Photo credit: Jonathan Blanc / NYPL.
The iconic lions standing guard outside the The New York Public Library’s 42nd Street location are getting some much-needed grooming this fall. The majestic pair–named Patience and Fortitude–have been in place since 1911 as international symbols for access to knowledge and information. As part of a conservation effort that happens every 7 to 10 years, the stone sentries will receive repairs to cracks and chips and laser cleanings.
The lions were carved from Tennessee pink marble in the Bronx studios of the Piccirilli Brothers, who turned monumental slabs of marble into some of the nation’s recognizable icons including the senate pediment of the US Capitol Building and the statue of Abraham Lincoln at the Lincoln Memorial on the National Mall. Mayor Fiorello LaGuardia bestowed their hope-inspiring names during the Depression because he believed New Yorkers needed “patience and fortitude” to get through tough times. Snow, rain, wind and traffic exhaust take their toll on the statues, hence the need for spa time. The lions were last conserved in 2011.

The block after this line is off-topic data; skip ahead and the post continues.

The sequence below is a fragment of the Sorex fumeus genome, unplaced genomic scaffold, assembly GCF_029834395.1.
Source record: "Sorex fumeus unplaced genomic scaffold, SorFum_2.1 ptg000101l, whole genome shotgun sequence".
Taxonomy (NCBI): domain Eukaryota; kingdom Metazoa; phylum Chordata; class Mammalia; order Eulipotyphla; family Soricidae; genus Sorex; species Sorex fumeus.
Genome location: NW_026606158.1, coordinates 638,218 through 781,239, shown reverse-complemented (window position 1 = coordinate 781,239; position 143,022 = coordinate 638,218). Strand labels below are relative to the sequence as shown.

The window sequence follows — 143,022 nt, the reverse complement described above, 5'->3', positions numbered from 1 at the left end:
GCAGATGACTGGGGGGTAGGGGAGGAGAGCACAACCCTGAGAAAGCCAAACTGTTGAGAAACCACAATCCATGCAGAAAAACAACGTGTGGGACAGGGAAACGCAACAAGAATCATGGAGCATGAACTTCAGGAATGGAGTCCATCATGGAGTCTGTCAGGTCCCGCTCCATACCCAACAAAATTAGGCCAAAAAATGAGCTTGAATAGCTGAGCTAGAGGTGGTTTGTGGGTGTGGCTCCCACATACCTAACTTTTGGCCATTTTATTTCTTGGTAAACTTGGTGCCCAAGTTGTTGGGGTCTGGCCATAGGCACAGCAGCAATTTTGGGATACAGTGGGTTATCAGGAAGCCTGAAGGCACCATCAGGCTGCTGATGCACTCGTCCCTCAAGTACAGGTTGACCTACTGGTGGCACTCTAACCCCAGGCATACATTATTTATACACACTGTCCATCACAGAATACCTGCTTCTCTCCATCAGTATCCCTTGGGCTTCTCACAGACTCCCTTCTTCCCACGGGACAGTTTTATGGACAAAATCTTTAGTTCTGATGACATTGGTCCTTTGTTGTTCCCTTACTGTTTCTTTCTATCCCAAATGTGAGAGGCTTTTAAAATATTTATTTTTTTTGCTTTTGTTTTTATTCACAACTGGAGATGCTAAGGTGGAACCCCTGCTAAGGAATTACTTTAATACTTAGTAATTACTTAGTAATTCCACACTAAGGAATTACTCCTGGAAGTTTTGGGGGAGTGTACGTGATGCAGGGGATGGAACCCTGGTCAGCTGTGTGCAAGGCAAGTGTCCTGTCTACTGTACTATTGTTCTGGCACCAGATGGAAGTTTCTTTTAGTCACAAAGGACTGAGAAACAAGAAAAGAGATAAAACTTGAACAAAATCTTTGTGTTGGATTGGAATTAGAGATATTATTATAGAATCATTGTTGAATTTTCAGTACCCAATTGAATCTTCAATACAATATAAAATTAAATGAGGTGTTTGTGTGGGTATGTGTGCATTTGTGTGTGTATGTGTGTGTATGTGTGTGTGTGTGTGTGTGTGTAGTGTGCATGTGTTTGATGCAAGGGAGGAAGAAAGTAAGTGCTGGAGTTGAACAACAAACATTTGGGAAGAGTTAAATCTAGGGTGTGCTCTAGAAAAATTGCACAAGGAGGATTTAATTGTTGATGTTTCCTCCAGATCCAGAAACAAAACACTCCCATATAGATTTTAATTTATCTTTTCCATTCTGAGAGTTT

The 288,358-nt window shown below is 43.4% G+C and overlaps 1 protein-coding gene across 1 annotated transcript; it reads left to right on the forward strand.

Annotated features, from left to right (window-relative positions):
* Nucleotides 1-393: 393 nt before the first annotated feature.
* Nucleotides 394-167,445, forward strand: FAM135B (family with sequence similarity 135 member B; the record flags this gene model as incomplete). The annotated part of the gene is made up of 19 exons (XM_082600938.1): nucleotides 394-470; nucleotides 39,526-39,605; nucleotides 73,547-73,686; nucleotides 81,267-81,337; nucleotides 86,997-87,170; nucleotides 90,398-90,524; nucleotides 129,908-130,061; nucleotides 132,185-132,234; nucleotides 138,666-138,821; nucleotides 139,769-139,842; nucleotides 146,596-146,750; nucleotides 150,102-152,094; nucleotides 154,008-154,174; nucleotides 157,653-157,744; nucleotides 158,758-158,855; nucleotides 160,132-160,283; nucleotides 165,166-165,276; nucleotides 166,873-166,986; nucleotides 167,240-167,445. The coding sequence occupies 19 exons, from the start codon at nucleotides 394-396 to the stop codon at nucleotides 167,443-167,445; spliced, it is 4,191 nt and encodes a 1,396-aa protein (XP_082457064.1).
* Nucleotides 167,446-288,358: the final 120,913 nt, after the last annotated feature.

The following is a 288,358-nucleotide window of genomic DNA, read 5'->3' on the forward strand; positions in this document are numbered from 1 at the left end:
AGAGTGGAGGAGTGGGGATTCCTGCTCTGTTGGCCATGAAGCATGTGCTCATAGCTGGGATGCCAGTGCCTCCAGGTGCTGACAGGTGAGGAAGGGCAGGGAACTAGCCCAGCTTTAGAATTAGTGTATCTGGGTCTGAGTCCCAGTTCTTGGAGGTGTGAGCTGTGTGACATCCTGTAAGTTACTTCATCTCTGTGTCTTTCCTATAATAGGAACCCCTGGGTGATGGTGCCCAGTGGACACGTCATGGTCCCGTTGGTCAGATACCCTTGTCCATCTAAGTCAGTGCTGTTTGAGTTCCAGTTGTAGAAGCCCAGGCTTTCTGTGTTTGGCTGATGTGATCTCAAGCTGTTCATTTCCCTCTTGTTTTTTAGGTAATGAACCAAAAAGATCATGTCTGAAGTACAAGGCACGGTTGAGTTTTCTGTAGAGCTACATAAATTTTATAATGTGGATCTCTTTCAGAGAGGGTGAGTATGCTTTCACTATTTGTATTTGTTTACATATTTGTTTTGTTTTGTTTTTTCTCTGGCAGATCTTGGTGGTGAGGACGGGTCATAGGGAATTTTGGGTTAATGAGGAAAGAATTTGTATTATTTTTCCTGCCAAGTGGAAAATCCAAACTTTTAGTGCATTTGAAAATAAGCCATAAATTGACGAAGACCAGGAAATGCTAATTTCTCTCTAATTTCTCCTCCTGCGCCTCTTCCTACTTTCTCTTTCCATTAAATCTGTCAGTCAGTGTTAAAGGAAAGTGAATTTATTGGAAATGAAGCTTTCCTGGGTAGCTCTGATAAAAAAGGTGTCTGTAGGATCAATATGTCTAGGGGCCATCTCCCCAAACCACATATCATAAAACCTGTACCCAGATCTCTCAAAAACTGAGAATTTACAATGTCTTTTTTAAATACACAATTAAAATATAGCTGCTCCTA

The lions will be covered during the conservation period. The $250,000 project is set to begin the week of September 2, with funding courtesy of The New York Life Foundation and donations from hundreds of New Yorkers. The conservation project is one of several renovations underway at the Library’s Stephen A. Schwarzman Building on Fifth Avenue and 42nd Street.
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Neighborhoods : Midtown East